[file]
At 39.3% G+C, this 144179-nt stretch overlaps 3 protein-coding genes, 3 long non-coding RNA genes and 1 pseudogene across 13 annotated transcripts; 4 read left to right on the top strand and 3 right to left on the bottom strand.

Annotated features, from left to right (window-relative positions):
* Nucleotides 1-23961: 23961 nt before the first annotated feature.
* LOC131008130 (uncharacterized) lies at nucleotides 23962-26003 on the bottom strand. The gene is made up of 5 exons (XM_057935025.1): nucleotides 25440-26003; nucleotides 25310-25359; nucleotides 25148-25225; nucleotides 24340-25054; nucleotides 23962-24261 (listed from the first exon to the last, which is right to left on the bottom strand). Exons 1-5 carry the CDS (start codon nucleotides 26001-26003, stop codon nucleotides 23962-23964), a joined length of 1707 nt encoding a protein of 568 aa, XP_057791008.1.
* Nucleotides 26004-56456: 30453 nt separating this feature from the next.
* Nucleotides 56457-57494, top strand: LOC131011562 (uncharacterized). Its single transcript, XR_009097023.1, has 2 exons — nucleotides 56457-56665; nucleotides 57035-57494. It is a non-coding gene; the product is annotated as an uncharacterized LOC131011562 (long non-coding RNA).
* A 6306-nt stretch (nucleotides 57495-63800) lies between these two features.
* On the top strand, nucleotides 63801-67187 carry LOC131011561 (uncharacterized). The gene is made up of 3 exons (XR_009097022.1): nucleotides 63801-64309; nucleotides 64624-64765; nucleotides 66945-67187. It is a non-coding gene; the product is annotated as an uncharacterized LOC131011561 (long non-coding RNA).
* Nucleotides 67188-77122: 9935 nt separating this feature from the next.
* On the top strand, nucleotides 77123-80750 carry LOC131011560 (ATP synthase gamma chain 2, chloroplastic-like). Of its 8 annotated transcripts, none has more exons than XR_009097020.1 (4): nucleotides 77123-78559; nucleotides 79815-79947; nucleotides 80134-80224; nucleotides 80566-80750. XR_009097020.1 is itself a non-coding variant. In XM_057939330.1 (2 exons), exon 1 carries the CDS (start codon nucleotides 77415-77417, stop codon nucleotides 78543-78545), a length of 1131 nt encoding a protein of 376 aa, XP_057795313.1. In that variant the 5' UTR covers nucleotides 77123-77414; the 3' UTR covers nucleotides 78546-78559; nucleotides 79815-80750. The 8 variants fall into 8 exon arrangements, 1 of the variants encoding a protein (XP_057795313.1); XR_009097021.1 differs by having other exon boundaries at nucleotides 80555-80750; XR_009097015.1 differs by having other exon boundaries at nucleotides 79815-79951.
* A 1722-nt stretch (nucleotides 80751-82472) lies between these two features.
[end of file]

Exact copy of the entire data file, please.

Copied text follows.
At 39.3% G+C, this 144179-nt stretch overlaps 3 protein-coding genes, 3 long non-coding RNA genes and 1 pseudogene across 13 annotated transcripts; 4 read left to right on the top strand and 3 right to left on the bottom strand.

Annotated features, from left to right (window-relative positions):
* Nucleotides 1-23961: 23961 nt before the first annotated feature.
* LOC131008130 (uncharacterized) lies at nucleotides 23962-26003 on the bottom strand. The gene is made up of 5 exons (XM_057935025.1): nucleotides 25440-26003; nucleotides 25310-25359; nucleotides 25148-25225; nucleotides 24340-25054; nucleotides 23962-24261 (listed from the first exon to the last, which is right to left on the bottom strand). Exons 1-5 carry the CDS (start codon nucleotides 26001-26003, stop codon nucleotides 23962-23964), a joined length of 1707 nt encoding a protein of 568 aa, XP_057791008.1.
* Nucleotides 26004-56456: 30453 nt separating this feature from the next.
* Nucleotides 56457-57494, top strand: LOC131011562 (uncharacterized). Its single transcript, XR_009097023.1, has 2 exons — nucleotides 56457-56665; nucleotides 57035-57494. It is a non-coding gene; the product is annotated as an uncharacterized LOC131011562 (long non-coding RNA).
* A 6306-nt stretch (nucleotides 57495-63800) lies between these two features.
* On the top strand, nucleotides 63801-67187 carry LOC131011561 (uncharacterized). The gene is made up of 3 exons (XR_009097022.1): nucleotides 63801-64309; nucleotides 64624-64765; nucleotides 66945-67187. It is a non-coding gene; the product is annotated as an uncharacterized LOC131011561 (long non-coding RNA).
* Nucleotides 67188-77122: 9935 nt separating this feature from the next.
* On the top strand, nucleotides 77123-80750 carry LOC131011560 (ATP synthase gamma chain 2, chloroplastic-like). Of its 8 annotated transcripts, none has more exons than XR_009097020.1 (4): nucleotides 77123-78559; nucleotides 79815-79947; nucleotides 80134-80224; nucleotides 80566-80750. XR_009097020.1 is itself a non-coding variant. In XM_057939330.1 (2 exons), exon 1 carries the CDS (start codon nucleotides 77415-77417, stop codon nucleotides 78543-78545), a length of 1131 nt encoding a protein of 376 aa, XP_057795313.1. In that variant the 5' UTR covers nucleotides 77123-77414; the 3' UTR covers nucleotides 78546-78559; nucleotides 79815-80750. The 8 variants fall into 8 exon arrangements, 1 of the variants encoding a protein (XP_057795313.1); XR_009097021.1 differs by having other exon boundaries at nucleotides 80555-80750; XR_009097015.1 differs by having other exon boundaries at nucleotides 79815-79951.
* A 1722-nt stretch (nucleotides 80751-82472) lies between these two features.